Wanted: One (or Two) More Clubs
If you’ve followed this plan, you now have a perfectly fit set of golf clubs: driver, fairway woods, hybrids, irons, wedges, and a putter. For some players, though, there may be one or two spots left. As we discussed in the very first lesson, you only get 14 clubs to cover the limitless possibilities on the course, so there’s no sense in leaving spots open. What should fill those last spots? I’m glad you asked.
Extra wedges are my favorite specialty clubs because wedges are so varied, and you can never have enough. If you prefer low bounce wedges, add a sand wedge with high bounce for fluffy bunkers. If you’re a high bounce player, choose a low bounce wedge for fried egg lies in the bunker. You could throw in a 64° wedge for those times when you need a match play miracle. If you really hate sand, pick up one of those “easy out” wedges with soles the size of aircraft carriers. The options are almost limitless.
Left Handed Club
Admittedly this is one the more off-the-wall ideas, but it might make sense if you tend to get wayward with your driver on tree-lined courses. I’m not suggesting you devote hours to practicing your left handed swing, but having the ability to advance the ball 100 yards and get it back in play can really demoralize an opponent who’s expecting you to be stymied.
More Long Game Clubs
As I mentioned in Part 7 of this series, there has been an explosion of options when it comes to long game clubs. From fairway woods and hybrids of all shapes and sizes to the rebirth of utility/driving irons, you can find a club for every shot on the course. Why add more to your bag? There are many possible reasons. Perhaps when selecting your long game clubs, you filled in your distance gaps with fairway woods, but you prefer a utility iron for tee shots on long par 3’s. If you have lots of hybrids, you might add one “redundant” fairway wood for situations that demand a higher ball flight and more carry.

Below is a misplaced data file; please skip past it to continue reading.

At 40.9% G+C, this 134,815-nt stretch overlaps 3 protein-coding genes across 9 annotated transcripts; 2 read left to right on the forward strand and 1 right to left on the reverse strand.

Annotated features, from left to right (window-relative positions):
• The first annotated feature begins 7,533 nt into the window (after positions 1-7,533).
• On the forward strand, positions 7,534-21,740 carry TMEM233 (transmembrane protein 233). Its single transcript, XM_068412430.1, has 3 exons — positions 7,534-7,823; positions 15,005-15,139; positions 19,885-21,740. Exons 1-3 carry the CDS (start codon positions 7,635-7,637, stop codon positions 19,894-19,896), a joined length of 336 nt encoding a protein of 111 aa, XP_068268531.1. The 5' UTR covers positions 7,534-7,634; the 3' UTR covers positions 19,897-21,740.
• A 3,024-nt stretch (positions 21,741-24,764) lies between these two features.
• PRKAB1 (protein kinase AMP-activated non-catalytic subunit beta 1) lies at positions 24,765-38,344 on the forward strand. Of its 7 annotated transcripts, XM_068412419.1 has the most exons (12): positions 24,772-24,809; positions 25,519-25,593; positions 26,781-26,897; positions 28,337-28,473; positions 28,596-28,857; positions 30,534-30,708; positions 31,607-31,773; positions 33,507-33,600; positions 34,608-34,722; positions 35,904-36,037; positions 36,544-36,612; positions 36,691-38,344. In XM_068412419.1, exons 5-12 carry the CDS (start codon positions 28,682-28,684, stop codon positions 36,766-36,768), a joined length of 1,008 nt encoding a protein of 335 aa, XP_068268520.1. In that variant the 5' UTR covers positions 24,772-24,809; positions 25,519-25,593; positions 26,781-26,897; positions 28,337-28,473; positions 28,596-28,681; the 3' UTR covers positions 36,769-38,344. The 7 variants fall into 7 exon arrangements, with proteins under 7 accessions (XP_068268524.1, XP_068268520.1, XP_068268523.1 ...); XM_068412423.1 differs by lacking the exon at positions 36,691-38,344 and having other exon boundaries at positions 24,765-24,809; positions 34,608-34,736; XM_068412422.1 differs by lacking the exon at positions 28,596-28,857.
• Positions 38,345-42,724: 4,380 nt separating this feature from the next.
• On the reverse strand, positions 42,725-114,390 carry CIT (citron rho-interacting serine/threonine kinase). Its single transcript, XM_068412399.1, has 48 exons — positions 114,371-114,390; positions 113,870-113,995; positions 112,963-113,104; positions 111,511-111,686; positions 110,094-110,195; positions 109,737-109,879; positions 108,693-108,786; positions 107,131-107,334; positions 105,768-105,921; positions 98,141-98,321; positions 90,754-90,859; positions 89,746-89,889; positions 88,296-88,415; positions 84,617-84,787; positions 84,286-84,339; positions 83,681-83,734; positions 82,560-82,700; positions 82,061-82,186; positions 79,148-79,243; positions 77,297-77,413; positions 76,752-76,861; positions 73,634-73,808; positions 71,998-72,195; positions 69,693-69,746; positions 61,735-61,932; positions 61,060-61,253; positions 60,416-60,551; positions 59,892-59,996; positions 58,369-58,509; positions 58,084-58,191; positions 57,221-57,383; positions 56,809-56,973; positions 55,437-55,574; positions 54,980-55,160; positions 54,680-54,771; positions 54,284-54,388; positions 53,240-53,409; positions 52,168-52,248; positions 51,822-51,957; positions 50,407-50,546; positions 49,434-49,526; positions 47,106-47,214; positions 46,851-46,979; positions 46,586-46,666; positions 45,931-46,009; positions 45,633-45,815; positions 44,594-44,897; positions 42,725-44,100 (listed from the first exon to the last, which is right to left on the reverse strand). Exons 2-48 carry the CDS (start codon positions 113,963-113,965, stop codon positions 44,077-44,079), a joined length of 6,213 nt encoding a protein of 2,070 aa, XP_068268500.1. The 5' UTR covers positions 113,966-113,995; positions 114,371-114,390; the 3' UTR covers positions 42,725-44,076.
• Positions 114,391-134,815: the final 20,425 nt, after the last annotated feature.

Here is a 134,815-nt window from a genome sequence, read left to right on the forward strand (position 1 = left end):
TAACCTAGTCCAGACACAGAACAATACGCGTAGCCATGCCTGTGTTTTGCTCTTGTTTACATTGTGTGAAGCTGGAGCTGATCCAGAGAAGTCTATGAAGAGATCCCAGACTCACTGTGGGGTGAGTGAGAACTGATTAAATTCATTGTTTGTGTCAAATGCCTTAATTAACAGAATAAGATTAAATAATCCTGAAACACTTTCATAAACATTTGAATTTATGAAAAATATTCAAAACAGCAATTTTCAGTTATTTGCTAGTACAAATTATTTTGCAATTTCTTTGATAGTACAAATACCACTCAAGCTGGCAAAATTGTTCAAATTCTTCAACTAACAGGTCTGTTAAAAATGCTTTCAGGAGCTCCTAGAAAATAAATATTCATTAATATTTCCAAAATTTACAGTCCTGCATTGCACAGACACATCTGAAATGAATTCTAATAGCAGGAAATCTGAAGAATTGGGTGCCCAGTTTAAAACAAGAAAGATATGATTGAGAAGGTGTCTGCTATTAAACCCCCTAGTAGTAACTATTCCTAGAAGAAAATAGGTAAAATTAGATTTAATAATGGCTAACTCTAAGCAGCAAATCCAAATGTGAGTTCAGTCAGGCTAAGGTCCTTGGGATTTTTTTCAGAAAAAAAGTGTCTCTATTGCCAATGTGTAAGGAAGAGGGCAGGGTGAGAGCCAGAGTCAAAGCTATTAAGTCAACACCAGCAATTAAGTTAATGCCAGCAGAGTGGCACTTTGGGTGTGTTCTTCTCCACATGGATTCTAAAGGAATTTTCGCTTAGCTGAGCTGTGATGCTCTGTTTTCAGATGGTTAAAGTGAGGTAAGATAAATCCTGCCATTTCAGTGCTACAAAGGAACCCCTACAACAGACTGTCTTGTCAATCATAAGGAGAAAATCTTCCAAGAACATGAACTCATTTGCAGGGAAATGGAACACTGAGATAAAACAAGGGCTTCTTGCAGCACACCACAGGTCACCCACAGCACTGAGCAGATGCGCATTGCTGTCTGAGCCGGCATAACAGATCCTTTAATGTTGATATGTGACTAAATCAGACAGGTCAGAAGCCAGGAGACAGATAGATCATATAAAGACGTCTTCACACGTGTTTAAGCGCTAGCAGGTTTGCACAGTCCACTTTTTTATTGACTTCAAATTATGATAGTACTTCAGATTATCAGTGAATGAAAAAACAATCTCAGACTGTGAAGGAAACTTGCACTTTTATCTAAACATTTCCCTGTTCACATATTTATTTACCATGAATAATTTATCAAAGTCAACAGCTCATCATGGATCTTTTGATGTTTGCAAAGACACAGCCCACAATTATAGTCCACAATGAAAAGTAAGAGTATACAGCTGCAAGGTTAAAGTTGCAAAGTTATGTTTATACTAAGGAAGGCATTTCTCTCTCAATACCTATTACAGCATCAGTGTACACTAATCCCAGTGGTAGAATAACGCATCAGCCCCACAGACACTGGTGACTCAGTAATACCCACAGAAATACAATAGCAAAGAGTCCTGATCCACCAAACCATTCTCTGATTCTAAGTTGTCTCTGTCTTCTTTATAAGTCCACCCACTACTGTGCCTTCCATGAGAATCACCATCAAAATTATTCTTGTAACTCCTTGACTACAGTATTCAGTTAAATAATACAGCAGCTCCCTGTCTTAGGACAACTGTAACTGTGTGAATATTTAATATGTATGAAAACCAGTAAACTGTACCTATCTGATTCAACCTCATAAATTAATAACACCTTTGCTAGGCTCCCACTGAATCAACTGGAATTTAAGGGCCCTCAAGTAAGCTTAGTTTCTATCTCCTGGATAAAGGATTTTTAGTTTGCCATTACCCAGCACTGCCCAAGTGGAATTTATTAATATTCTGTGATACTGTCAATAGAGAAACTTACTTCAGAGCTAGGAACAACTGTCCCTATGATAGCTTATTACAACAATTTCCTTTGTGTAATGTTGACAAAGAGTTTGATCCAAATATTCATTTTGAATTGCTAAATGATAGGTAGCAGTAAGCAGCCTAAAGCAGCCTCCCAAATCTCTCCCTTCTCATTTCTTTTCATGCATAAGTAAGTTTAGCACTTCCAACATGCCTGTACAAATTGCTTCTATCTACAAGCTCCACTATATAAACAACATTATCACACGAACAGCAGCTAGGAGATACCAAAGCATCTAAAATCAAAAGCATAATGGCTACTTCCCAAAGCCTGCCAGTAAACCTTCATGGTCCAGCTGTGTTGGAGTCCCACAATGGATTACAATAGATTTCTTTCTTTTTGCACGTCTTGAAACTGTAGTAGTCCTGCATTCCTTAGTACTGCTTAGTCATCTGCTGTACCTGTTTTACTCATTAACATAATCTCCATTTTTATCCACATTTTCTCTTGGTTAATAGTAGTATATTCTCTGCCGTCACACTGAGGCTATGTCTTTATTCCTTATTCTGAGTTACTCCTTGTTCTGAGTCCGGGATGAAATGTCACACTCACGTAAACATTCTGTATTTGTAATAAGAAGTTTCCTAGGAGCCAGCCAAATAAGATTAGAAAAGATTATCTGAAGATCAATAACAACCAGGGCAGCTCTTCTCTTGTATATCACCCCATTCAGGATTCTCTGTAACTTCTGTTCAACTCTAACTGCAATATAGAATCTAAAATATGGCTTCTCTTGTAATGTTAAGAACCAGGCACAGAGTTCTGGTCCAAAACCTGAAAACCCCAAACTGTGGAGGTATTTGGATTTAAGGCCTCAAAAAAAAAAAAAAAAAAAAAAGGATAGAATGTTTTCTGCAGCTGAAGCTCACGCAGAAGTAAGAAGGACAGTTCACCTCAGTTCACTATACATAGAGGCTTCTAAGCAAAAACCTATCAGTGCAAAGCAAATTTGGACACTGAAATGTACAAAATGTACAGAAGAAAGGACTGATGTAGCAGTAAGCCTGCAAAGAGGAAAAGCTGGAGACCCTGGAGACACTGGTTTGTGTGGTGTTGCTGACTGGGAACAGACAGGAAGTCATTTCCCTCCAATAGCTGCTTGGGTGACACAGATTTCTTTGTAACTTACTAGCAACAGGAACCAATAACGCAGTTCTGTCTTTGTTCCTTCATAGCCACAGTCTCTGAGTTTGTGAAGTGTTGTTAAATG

As always, the goal is to get tools that will help you tackle important situations on the course. Think about the shots you face regularly, and use the extra spots in your bag to attack them successfully.
During the heyday of belly putters, carrying two putters was actually a fairly popular thought: carry a belly putter for short putts and a standard putter for long putts. While belly putters are soon to be verboten, I can still imagine a player using this same concept. Set up one putter for short putts (a large grip and heavy head, perhaps) and another for lag putting (standard grip and head weight).
Anyone who thinks this is nuts is either too young or has a short memory – the set above was used by a famous Lefty to win a little tournament known as The Masters. Whether you use different drivers to hit draws and fades, as Phil did, or use one for accuracy and another for distance, having two of the most important club in the bag is an idea worth exploring.
Are some of these suggestions a little odd? Absolutely. In reality, most players, especially those with higher swing speeds, are going to use all 14 spots in their bag for “normal” clubs. That said, it’s not a bad idea to think about what you might add to your bag if you had the space. You may decide to pick up a specialty club to swap in and out of your bag depending on the course.
As always, please feel free to post any questions in the comments section.
Building Your Best Bag
Part 8: Specialty Clubs
Part 9: Maintenance